Alpha Chi Omega sorority recognition suspended through at least spring 2021

March 14, 2018

UNIVERSITY PARK, Pa. — As a result of a student conduct investigation into allegations of hazing regarding the Penn State chapter of Alpha Chi Omega sorority, the Alpha Chi Omega national organization has revoked the charter of the chapter for no less than three years. The University, in concert with the national's action, is revoking the chapter's recognition, and will proceed through the disciplinary process for various individual students involved.

In late January 2018, the Office of Student Conduct received a report of misconduct related to new member hazing that allegedly occurred in fall of 2016. The Office of Student Conduct immediately suspended the chapter’s new member process and launched an investigation. The investigation uncovered concerning behaviors that were communicated to the national organization.

The Office of Student Conduct notified the national office as soon as the interim suspension was issued, and again at the end of the investigation. As a result, the national office also conducted its own investigation and decisively communicated the immediate closure of their chapter at Penn State.

“Safety is and will remain the top priority. We applaud the national organization for taking the necessary action and partnering with us,” said Vice President for Student Affairs Damon Sims. “It is imperative to note that the university and the national would not have been able to hold individuals or the collective group accountable if a report had not been made.”

Hazing is illegal and is not acceptable behavior for any student group at Penn State. When Penn State is alerted to allegations of hazing, the University takes immediate action to investigate and impose significant sanctions, including application of the student conduct process where appropriate. The university remain resolved to focus on student safety and well-being, and will continue to hold accountable any individuals or student organizations that put others in danger. The university is aggressively advocating for changes to current hazing laws, in partnership with legislators at the state and federal level.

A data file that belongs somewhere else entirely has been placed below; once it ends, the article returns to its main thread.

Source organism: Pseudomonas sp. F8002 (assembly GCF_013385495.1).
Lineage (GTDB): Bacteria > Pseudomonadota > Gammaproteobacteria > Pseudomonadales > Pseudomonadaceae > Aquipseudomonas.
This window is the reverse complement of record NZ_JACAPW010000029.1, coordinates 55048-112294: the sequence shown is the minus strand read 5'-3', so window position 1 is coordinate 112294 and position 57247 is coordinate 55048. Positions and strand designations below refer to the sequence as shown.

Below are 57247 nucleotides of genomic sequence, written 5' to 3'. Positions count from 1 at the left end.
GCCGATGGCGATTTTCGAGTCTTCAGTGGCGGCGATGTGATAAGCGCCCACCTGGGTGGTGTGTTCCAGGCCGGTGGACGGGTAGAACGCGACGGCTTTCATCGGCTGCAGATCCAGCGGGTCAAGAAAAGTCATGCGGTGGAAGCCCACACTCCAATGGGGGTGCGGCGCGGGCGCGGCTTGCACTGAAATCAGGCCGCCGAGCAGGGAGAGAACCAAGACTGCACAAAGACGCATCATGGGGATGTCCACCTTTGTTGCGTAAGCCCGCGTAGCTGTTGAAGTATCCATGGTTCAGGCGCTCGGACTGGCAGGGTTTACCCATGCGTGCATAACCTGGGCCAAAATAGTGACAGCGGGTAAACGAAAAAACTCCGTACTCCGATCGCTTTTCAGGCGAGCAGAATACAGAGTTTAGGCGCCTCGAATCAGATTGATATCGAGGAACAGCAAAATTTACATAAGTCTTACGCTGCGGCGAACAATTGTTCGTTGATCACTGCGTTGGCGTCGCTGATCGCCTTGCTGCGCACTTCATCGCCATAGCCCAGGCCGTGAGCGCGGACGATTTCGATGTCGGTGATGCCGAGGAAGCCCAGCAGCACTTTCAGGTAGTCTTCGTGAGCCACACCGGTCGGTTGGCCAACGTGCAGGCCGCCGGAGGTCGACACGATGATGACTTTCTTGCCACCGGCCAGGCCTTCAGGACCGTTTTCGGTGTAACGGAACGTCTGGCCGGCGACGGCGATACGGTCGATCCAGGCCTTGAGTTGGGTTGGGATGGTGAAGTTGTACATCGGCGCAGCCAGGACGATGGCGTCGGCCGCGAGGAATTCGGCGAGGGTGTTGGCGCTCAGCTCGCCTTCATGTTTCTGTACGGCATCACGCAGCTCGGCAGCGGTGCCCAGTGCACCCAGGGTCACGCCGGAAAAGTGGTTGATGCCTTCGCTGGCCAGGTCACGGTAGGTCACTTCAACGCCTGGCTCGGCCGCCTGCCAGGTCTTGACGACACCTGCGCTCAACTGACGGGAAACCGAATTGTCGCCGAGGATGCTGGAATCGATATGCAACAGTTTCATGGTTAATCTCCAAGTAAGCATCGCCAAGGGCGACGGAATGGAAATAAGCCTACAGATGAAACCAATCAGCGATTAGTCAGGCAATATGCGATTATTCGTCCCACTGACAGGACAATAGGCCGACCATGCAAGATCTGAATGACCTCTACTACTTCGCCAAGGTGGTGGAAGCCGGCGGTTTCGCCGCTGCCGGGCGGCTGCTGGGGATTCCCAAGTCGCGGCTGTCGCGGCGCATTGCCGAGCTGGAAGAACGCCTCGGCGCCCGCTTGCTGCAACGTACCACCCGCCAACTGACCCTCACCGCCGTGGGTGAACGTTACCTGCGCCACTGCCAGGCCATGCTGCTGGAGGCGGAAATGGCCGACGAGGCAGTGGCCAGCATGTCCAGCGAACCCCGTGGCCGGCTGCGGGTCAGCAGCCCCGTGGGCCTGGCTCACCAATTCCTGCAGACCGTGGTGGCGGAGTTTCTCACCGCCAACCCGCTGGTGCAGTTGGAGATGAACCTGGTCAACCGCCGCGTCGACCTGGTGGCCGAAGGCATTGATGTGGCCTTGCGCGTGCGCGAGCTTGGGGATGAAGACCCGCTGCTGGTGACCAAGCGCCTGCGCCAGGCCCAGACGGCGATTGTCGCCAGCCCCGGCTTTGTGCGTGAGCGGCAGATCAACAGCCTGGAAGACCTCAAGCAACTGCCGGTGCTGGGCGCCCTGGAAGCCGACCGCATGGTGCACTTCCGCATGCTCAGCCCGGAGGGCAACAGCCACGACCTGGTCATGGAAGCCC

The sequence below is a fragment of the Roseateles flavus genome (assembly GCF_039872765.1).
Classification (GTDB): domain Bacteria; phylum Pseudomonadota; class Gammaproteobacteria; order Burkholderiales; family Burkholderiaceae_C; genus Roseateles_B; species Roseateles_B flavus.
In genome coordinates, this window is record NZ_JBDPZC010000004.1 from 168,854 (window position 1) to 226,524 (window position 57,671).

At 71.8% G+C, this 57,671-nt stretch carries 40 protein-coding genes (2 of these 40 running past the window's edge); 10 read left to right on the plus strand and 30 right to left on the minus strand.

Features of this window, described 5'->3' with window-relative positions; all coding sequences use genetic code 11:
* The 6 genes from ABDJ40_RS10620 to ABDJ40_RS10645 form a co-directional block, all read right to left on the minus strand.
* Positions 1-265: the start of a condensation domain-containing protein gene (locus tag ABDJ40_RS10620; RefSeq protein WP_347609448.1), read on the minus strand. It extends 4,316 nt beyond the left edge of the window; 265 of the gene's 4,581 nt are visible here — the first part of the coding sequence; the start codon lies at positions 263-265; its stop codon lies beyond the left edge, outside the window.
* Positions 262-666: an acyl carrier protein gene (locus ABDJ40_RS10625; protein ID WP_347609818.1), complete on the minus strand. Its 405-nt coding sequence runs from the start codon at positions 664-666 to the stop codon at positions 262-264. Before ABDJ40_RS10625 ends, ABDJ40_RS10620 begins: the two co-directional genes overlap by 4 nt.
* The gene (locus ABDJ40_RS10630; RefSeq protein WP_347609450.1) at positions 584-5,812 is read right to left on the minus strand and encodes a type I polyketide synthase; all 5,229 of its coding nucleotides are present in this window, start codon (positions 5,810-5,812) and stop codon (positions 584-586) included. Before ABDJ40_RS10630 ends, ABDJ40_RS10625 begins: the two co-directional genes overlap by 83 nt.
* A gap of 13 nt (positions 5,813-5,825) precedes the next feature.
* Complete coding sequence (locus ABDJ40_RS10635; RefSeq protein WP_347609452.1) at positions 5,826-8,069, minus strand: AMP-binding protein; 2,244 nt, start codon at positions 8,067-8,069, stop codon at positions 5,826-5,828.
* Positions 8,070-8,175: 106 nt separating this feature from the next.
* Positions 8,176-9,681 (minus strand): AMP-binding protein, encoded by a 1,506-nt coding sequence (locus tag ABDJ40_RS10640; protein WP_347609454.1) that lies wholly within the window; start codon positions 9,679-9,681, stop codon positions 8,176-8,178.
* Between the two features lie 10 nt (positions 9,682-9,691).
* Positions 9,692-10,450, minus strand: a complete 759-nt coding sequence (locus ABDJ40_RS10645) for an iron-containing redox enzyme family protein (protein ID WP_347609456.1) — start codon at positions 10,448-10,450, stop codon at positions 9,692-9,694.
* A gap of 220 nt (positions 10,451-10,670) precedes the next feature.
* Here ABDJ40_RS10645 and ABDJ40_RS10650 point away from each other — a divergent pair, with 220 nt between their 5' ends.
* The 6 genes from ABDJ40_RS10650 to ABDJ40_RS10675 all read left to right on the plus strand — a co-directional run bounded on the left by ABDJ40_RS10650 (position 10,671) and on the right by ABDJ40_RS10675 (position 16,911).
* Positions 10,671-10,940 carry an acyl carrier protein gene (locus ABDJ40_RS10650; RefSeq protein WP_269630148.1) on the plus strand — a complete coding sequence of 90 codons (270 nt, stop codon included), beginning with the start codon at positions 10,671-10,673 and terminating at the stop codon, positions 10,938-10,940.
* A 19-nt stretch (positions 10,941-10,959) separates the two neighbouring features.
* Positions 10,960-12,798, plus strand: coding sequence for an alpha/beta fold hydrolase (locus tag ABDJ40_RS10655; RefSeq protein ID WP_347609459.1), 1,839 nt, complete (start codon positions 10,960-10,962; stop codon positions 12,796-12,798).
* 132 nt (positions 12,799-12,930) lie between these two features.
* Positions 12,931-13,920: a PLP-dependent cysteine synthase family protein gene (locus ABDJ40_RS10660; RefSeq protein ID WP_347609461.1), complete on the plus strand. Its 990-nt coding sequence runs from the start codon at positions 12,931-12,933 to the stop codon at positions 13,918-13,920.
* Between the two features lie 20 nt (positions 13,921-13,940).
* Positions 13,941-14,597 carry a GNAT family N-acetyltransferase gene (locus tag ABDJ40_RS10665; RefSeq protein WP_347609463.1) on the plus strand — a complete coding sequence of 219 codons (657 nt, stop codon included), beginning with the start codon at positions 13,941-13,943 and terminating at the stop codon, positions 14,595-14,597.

The loss of recognition means that Alpha Chi Omega no longer enjoys the privileges associated with recognized student organizations at Penn State. These privileges include participation in THON, Homecoming, intramurals, and other University-sanctioned activities; use of University facilities; and access to student-fee funding.

As part of more than a dozen new measures announced on Aug. 21, 2017, to provide enhanced support to the University’s Greek-letter community and promote student safety, Greek organizations must comply with strict social policies. Social policies, which are aimed at preventing underage and excessive drinking include: maximum of 10 social functions per chapter, per semester; alcohol can only be served by a third-party vendor or RAMP trained servers; and only beer and wine may be served, kegs not permitted.

Penn State has created a team of employees who monitor the social activities of Greek-life organizations. When misbehavior is discovered, or otherwise is reported to the University, any disciplinary action that results is managed by the University’s Office of Student Conduct. Revocation of recognition is the most serious consequence the University can impose on student organizations.

These processes are aimed at curbing the misuse of alcohol, hazing, sexual assault, and overly large disruptive gatherings in the fraternity and sorority community. The combination of more than a dozen new measures is unprecedented in its scope, and is intended to re-establish safety as the foremost priority among these organizations, which have traditionally been self-governing. The self-governance for Greek-letter organizations is being challenged across the country, as university after university experiences student injury and death resulting from activities within fraternities.

Last Updated March 14, 2018